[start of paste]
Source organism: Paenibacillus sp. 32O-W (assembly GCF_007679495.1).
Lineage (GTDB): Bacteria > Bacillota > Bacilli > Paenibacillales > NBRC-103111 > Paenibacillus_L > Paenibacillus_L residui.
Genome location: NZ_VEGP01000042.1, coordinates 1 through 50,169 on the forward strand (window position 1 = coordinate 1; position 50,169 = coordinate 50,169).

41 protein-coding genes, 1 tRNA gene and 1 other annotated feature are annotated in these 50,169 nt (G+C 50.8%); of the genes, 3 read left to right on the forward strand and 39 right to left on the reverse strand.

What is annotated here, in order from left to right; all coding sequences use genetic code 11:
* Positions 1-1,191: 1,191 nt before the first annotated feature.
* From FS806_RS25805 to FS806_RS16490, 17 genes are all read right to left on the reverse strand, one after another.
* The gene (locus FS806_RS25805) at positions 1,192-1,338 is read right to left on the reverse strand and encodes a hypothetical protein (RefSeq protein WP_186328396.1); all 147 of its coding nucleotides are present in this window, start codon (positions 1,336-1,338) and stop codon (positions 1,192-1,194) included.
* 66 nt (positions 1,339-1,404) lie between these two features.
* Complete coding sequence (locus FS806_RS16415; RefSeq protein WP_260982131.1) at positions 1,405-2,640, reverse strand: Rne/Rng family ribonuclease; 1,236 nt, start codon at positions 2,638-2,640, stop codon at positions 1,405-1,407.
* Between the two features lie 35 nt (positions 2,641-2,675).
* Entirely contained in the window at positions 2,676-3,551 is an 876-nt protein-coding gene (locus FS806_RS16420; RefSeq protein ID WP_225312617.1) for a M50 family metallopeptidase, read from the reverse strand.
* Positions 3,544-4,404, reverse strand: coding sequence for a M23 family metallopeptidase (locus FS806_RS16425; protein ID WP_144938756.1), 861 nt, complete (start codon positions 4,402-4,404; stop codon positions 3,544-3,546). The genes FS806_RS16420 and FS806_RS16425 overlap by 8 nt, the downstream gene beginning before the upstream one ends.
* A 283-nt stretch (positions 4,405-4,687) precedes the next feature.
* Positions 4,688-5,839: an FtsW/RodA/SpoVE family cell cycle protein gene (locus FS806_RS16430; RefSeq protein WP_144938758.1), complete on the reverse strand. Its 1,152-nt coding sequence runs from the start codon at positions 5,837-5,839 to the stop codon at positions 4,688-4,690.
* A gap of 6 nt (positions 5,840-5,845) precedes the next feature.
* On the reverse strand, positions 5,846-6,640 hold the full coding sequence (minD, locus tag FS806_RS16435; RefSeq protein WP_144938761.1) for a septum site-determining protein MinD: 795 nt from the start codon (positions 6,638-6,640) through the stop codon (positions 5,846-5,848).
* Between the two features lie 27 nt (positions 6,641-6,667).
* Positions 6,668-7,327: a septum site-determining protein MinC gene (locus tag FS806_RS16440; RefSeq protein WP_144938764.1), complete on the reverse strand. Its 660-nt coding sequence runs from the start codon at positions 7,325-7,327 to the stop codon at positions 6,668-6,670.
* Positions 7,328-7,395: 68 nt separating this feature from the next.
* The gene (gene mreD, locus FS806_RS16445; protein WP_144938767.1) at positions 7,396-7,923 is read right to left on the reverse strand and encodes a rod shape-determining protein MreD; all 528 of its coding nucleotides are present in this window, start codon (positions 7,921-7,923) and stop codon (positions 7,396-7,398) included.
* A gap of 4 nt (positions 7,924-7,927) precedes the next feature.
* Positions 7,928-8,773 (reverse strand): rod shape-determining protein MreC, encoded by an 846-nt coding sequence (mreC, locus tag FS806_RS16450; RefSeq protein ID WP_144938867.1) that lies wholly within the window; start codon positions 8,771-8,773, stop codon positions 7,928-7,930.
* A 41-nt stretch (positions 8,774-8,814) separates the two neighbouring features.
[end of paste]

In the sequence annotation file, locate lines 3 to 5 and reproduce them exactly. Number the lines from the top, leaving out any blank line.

Genome location: NZ_VEGP01000042.1, coordinates 1 through 50,169 on the forward strand (window position 1 = coordinate 1; position 50,169 = coordinate 50,169).

41 protein-coding genes, 1 tRNA gene and 1 other annotated feature are annotated in these 50,169 nt (G+C 50.8%); of the genes, 3 read left to right on the forward strand and 39 right to left on the reverse strand.

What is annotated here, in order from left to right; all coding sequences use genetic code 11: